By Libya Herald reporter.
Tripoli, 13 April 2015:
The last statue on public display in Tripoli has been removed by the local authorities. A . . .[restrict]bronze lion that has for some years been in a small park in the capital’s central Dahra district has been winched away, supposedly for its safety. The Tripoli authorities say it was necessary to prevent it being destroyed by militant Islamists determined to rid the city of what they claim are un-Islamic objects.
However, the explanation has been greeted with mixed responses since the municipality in Tripoli is viewed as sympathetic to the militants even though the mayor of Central Tripoli, Mahdi Al-Harati, has claimed that he is committed to preserving the city’s history.
The municipality has already removed the bronze statue of two fighting lions from gardens in Zawiat Al-Dahmani, and also says it removed the much-loved Ghazala bronze on the Corniche of a naked women with a gazelle which had earlier had a missile fire into it.
Other statues to have disappeared include that of Libya’s anti-colonial hero, Senussi commander Omar Mukhtar. It had been at Maya, just west of Janzour. Like the Ghazala statue, nothing has since been heard of it.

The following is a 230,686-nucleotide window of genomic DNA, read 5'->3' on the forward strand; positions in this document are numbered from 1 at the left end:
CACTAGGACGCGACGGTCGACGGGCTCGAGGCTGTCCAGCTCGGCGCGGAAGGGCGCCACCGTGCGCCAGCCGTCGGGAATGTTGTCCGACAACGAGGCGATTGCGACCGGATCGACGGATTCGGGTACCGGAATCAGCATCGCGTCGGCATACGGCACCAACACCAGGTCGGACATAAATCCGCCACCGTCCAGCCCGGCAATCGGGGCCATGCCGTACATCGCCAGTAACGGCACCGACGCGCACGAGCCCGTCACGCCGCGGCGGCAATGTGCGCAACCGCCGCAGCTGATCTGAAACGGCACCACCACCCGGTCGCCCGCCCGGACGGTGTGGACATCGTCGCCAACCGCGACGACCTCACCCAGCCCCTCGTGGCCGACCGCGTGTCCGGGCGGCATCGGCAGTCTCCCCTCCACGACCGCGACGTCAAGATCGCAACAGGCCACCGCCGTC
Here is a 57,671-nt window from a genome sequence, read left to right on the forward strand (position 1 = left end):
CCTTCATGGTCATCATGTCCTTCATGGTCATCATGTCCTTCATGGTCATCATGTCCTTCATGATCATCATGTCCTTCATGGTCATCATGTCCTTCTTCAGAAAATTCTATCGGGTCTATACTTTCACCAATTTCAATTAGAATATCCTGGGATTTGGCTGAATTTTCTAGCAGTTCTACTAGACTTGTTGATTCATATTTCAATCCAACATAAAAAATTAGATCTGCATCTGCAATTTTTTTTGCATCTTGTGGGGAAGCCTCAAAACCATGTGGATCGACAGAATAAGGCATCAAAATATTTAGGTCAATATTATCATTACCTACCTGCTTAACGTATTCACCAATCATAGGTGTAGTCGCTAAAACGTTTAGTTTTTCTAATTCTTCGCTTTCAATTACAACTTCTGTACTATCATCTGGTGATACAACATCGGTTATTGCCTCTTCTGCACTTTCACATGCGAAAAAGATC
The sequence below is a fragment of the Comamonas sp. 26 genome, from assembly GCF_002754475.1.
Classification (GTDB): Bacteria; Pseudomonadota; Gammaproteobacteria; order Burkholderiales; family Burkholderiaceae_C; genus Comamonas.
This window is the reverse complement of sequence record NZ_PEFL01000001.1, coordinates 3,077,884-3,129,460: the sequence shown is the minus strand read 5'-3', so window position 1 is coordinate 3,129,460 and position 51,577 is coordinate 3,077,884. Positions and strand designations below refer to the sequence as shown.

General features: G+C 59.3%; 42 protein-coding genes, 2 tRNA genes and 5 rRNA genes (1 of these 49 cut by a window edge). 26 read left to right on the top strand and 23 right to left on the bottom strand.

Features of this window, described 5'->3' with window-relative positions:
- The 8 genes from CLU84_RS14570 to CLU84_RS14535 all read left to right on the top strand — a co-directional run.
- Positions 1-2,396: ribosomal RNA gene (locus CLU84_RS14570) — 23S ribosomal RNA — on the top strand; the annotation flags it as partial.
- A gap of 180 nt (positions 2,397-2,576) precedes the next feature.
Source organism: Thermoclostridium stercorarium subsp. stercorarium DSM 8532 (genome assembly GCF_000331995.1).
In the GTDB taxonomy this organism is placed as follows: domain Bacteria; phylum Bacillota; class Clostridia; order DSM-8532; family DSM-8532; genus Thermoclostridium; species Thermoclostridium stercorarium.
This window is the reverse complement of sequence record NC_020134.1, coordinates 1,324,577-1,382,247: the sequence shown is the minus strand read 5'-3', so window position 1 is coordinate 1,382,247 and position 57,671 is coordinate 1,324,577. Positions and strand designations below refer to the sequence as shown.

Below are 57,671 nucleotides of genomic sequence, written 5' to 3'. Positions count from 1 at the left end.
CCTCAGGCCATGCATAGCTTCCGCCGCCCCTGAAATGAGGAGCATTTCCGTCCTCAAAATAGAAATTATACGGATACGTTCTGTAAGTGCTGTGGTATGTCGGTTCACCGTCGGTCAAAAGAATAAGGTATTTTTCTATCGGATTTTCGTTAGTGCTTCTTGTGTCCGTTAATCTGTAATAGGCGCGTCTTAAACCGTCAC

Harati’s claim abut protecting Tripoli’s heritage did nothing to prevent the destruction by militants two months ago of the mid-19th century Karamanli tombs from the same gardens where the fighting lions used to be seen, even though the tombs no longer contained any human remains. These had been removed two and a half year earlier by other (or possibly the same) militants and reportedly unceremoniously dumped in a pit along with remains from tombs in several of the capital’s historic mosques during a summer orgy of vandalism.
Today’s vanishing bronze was originally one of six that decorated the Italian National War Memorial built on the western side of the Old City in the early 1920s to celebrate the conquest of Libya by the Italians and the only building demolished on the orders of King Idris after independence in 1951. One of the other lions was later taken by Saif Al-Islam Qaddafi and was last heard of in Misrata. The other four are in safe keeping.